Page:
I believe 100% that my mom is a super hero. No one can do anything like my mom. She doesn’t have to save lives wearing a tight red and blue suit to be a hero; she just has to be herself.
I got thinking of mom when I starred at my bed yesterday morning. The blankets were thrown across my bed, bunched together like someone was resting underneath and hiding from the world. My mom makes beds better than anyone I know. I can never get the fitted sheet on correctly during my first attempt. When I finally master getting the fitted sheet on the bed, the blanket is never smooth. I remember coming home from school and I would look at my bed to tell if mom was in my room or not. She would always make the bed when she ventured into the danger zone. I think I had orange carpet, but my clothes (both clean and dirty) covered the floor entirely so I really don’t remember what color my carpet was. We had sticky “gak” stuff stuck on the ceiling. We tried to get it off by turning my baby sister’s bed vertical and trying to climb up it to the ceiling. It didn’t work and we broke her bed. I don’t know if mom knows that’s why the bed broke or if we are the ones who broke it. I think we blamed our cousin. Sorry mom. Looking back, maybe I should have listened to her or taken a free lesson on bed making 101 – she is a pro.
My mom also wraps Christmas presents the best. I really didn’t get the gene for present wrapping. I think a class of kindergartners could do better than I did. If I couldn’t figure out how to wrap it, I just crinkled the ends so it looked like a tootsie roll. People are going to tear it apart anyway, that is my thought. But mom takes the time and makes the presents look well-prepared. She rocks.
My mom used to always wear the most beautiful perfume. I have no idea what it was called, but it was in a red bottle. I would wake up in the morning for school and her scent was still fresh in the bathroom. I remember trying to climb up on the bath tub and on the counter just so I could grab the bottle. A few times I actually made it. Then, I would spray it on me. I felt just like my mom.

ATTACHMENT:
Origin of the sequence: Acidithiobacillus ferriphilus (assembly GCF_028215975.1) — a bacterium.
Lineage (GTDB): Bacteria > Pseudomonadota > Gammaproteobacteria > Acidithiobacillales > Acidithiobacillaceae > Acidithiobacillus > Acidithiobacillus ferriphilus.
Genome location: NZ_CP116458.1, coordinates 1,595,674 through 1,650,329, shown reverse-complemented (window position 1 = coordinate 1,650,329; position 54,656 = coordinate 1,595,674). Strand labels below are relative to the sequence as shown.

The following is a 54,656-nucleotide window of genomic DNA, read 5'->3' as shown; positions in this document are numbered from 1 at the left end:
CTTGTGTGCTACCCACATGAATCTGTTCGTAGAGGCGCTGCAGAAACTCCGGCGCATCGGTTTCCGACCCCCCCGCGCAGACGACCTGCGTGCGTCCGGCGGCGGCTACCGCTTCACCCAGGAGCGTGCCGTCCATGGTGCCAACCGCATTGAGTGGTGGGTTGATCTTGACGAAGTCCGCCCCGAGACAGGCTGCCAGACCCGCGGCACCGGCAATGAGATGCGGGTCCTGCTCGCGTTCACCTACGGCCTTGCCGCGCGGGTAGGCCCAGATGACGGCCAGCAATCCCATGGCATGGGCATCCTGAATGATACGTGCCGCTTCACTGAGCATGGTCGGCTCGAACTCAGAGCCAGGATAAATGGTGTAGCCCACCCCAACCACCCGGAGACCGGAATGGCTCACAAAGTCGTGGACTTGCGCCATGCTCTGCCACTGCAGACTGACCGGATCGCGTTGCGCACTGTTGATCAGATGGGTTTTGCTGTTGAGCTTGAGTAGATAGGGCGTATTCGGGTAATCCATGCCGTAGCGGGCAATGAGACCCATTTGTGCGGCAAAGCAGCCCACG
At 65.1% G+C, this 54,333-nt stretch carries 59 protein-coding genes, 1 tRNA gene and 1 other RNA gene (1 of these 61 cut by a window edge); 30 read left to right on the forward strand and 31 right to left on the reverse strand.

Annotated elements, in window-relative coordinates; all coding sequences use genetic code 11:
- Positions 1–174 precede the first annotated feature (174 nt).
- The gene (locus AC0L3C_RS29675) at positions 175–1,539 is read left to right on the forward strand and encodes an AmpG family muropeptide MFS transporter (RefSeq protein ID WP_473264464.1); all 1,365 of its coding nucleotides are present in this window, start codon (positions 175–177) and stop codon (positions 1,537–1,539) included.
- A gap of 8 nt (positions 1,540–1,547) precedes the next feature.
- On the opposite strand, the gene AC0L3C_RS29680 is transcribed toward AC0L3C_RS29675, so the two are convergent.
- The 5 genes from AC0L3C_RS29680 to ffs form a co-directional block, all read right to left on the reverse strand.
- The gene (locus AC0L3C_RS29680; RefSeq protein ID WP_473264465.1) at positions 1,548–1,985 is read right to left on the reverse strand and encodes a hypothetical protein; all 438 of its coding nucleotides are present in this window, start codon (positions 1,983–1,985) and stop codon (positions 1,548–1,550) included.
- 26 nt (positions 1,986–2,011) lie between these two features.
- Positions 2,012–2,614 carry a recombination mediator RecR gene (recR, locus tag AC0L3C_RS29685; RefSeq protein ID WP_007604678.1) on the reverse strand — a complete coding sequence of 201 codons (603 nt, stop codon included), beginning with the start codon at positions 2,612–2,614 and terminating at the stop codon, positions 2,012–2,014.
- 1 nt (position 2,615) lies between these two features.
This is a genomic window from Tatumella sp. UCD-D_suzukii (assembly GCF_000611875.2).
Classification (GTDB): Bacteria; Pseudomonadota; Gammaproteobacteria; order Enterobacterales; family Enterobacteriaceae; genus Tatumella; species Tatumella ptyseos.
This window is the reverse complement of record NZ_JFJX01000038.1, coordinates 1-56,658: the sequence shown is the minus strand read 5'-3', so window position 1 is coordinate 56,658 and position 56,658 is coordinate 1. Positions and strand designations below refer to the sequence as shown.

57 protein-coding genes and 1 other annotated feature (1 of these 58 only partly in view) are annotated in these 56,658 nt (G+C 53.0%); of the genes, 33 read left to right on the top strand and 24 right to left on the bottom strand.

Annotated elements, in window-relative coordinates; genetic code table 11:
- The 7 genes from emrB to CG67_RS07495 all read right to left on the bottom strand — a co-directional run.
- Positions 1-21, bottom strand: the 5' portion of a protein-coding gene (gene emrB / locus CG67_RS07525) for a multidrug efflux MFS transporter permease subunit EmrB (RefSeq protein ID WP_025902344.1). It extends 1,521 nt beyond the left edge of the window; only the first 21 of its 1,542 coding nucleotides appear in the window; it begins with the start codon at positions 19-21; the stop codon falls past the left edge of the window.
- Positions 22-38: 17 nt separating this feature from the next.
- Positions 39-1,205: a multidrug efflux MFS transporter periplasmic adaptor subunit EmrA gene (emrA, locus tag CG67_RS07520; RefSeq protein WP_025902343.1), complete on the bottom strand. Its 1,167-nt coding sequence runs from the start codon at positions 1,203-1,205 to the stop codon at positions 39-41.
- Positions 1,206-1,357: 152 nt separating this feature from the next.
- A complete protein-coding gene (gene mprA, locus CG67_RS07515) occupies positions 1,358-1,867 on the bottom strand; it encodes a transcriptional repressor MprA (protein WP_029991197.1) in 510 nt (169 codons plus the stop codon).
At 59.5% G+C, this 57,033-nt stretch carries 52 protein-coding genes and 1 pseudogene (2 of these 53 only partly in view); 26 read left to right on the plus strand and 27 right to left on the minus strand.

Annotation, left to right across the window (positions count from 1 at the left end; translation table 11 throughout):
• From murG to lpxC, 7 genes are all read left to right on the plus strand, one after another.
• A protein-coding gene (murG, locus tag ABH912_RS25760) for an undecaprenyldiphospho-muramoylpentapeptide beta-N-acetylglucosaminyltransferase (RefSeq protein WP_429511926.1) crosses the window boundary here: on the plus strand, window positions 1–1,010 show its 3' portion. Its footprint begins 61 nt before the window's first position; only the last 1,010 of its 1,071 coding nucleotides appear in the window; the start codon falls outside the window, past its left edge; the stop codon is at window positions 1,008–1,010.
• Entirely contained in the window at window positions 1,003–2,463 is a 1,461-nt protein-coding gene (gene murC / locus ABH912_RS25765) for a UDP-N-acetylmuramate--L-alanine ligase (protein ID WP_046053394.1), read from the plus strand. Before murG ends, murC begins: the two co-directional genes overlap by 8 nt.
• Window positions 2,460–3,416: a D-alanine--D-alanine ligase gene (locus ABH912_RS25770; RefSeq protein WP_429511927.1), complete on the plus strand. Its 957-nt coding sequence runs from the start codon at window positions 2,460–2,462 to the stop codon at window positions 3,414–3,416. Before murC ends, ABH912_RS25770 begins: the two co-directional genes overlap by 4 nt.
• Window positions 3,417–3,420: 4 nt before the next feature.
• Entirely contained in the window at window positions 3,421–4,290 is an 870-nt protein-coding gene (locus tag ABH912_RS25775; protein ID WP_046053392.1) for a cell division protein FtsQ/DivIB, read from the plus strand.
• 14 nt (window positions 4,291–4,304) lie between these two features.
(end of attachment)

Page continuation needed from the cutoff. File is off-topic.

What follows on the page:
My mom’s voice, though often soft and hard to hear, is one of a kind. She has a way of calming me down when I am frantic. She has a way of reminding me that I am beautiful. Best of all, I believe her when she says it.
My mom has compassion for everyone and everything. She truly would give the shirt off her back to anyone of us kids. She wouldn’t even question it. Growing up, she taught me the importance of being considerate to everyone else’s feelings. Often if I complained about what someone said or did, she reminded me that maybe they were having a rough day. Surely, they didn’t mean to come off rude, mom would say. She gives everyone the benefit of the doubt and she understands the importance of forgiveness. I hope growing up I can remind myself to be compassionate and forgive people, just like mom.
Looking back, I know there are times when I was an absolute brat. I yelled at the top of my lungs (from my room because you know I didn’t have the courage to say this to her face) when she grounded me for my wrongdoings. Sorry mom. Looking back, I know she was just trying to teach me life lessons and discipline. I never thought I would ever tell her, “Thanks for grounding me, Mom! That’s the best thing you ever did.” But really, it kind of was. I learned all of my actions came with complimentary consequences. She also taught me the
In psychology courses (which I majored in for about four months), they taught approaches to personality and cognitive development. Some believe in nature and some believe in nurture. I think I lean on the nurture side, which thinks everyone is born as a blank slat and we are products of our environment. We didn’t have the biggest house on the block or the fanciest back yard, but we had love.
A house full of love is better than a house full of luxuries. I’m so glad I learned that at an early age.